Piri Reis: The Ottoman Admiral who inspires the world
The Ottoman admiral, sailor and cartographer Piri Reis pioneered many innovations. Four centuries ago, the eminent cartographer drew a map that many still admire today.
There are many people who have realised contentious works that mark numerous centuries. One of these is the geographer, cartographer and Ottoman admiral who lived in the 16th century – Ahmed Muhiddin Piri, also known as Piri Reis. He is well known even today for his magnificently detailed work collected in his book, Kitab-ı Bahriye (Book of Navigation), which contains maps and incredibly accurate charts for their time with detailed information, concentrated on navigation and describing important places in the Mediterranean. Piri Reis gained fame when a part of his world map was discovered at Topkapı Palace in 1929. This world map is of great importance – it’s the oldest piece of art that shows the New World and is one of the oldest maps of America that exist. Later in 1528, Piri Reis drew a second world map containing a small fragment that details America in the North and the South, a small fragment of which still exists.
Piri Reis regained importance when a group of historians found a mystery map in 1929, which was drawn on a gazelle skin. Detailed research revealed it was a genuine manuscript drawn in 1513 by Piri Reis, admiral of the Turkish navy in the 16th century, who was deeply passionate about cartography.
The map contained detailed descriptions of the western coast of Africa, the northern coast of Antarctica and the eastern coast of South America, and the northern coastline of Antarctica was perfectly detailed. The most interesting part of this discovery was that it was never known how Piri Reis managed to draw a perfectly accurate map of the Antarctic region 300 years before it was even discovered. Apart from its enormous historic interest, the map has been supposed to include details that nobody could have known in the 16th century, and proves the existence of ancient technological civilisations.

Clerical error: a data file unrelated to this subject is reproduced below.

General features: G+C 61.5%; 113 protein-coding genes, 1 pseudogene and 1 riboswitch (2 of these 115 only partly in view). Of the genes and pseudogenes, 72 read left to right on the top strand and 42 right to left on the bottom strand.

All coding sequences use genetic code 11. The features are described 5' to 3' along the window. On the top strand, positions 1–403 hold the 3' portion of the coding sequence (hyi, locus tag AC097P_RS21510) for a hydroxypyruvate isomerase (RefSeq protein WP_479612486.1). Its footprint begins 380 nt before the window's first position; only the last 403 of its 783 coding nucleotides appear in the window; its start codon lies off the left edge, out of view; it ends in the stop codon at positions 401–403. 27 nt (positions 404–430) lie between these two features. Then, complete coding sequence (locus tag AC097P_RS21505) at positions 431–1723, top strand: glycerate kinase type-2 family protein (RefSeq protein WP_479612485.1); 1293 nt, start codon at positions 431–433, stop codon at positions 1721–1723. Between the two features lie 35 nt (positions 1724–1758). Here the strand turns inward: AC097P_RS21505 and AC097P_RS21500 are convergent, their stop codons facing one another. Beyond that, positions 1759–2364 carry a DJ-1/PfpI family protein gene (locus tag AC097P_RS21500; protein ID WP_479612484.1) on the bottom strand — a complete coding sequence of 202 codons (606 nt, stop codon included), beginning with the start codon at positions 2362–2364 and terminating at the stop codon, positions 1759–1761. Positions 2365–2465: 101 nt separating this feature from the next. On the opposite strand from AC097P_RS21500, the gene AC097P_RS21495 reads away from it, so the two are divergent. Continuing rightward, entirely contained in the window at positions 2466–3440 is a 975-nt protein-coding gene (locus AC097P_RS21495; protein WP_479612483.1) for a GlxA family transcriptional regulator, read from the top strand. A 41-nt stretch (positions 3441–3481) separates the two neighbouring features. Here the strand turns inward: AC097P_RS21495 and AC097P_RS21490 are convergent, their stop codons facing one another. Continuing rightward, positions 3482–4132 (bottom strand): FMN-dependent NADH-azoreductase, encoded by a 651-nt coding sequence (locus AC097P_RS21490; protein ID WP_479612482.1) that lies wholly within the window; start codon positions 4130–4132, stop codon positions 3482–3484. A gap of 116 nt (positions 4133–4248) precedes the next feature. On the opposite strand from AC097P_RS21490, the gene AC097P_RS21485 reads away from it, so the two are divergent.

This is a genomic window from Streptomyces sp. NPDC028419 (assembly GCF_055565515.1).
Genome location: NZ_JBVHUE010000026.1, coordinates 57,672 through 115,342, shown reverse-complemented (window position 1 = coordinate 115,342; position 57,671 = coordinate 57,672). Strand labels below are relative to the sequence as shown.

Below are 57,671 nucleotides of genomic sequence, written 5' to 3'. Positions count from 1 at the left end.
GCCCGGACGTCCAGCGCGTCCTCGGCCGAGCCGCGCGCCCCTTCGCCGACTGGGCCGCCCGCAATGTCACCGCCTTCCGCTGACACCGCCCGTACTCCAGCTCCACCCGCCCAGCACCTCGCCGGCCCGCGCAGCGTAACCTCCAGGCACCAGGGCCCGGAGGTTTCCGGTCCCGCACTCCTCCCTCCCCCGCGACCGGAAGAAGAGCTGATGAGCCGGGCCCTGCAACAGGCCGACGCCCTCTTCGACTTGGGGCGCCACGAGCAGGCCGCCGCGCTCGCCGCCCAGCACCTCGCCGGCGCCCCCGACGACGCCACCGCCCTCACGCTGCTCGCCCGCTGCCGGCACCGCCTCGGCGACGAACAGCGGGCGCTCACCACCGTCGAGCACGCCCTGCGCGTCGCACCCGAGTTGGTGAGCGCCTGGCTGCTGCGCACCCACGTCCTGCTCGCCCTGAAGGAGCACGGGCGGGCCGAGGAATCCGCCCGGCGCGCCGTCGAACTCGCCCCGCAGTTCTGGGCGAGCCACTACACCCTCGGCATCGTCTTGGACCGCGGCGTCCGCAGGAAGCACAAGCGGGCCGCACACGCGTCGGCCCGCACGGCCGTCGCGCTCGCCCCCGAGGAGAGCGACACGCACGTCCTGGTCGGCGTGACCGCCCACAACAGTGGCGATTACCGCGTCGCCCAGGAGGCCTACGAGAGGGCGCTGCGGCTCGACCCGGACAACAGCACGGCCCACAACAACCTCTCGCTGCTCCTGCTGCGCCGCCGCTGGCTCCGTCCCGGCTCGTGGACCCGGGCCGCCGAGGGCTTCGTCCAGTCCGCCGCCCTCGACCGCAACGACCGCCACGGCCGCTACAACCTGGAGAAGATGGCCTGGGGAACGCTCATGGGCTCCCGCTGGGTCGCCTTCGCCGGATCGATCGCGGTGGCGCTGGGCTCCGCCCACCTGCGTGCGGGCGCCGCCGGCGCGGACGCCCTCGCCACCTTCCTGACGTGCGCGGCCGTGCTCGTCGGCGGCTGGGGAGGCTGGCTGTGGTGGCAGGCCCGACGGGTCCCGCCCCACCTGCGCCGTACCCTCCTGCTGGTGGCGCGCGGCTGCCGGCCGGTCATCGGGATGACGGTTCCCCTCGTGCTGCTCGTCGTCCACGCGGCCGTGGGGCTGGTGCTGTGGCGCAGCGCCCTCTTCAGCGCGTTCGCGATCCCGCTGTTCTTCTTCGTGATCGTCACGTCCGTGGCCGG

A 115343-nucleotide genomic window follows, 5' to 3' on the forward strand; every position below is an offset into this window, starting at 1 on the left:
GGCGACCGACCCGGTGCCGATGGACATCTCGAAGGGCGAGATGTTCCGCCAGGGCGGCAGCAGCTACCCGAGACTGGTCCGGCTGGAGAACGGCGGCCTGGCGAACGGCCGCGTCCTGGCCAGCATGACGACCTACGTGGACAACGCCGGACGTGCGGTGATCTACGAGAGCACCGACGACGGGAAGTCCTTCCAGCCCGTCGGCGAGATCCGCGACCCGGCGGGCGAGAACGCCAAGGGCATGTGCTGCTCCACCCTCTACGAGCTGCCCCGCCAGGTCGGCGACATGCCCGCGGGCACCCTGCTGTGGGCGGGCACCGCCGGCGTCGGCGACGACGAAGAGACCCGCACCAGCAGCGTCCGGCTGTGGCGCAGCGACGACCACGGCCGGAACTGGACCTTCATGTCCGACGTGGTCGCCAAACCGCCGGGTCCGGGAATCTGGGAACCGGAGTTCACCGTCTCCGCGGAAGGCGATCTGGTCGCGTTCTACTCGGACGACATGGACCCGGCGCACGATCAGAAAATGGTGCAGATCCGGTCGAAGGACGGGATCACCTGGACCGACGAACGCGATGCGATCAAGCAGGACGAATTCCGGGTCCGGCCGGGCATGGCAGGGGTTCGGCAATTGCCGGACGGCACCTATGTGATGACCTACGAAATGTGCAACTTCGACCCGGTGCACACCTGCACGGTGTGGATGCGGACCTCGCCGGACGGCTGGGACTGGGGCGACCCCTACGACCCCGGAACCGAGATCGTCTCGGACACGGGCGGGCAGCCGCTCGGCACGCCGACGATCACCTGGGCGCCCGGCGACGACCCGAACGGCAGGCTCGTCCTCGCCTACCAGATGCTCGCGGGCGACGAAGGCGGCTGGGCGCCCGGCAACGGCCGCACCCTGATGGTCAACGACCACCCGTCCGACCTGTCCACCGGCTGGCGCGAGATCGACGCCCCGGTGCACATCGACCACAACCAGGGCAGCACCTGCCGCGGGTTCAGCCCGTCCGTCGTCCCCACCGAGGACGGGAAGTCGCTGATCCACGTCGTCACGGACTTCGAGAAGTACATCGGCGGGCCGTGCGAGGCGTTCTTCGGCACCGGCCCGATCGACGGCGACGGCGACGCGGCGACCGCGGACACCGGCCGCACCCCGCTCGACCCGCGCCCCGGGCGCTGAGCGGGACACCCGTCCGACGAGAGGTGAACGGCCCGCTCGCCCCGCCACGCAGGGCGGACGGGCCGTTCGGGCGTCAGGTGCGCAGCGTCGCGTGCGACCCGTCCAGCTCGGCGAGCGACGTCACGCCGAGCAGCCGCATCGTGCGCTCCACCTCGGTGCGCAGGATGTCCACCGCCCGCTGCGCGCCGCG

There is another fascinating aspect about the map – it is claimed that it shows the earth as seen from space, with the sub-glacial topography of Greenland and Antarctica, and that the map is aligned with the earth’s energy grid. Moreover, it appears to have been drawn on a highly refined spherical projection. It is even said that the map may have been based on the documents of a yet undiscovered, prehistoric civilisation. But one thing is for certain – this map opens up the debate over how we view our own history.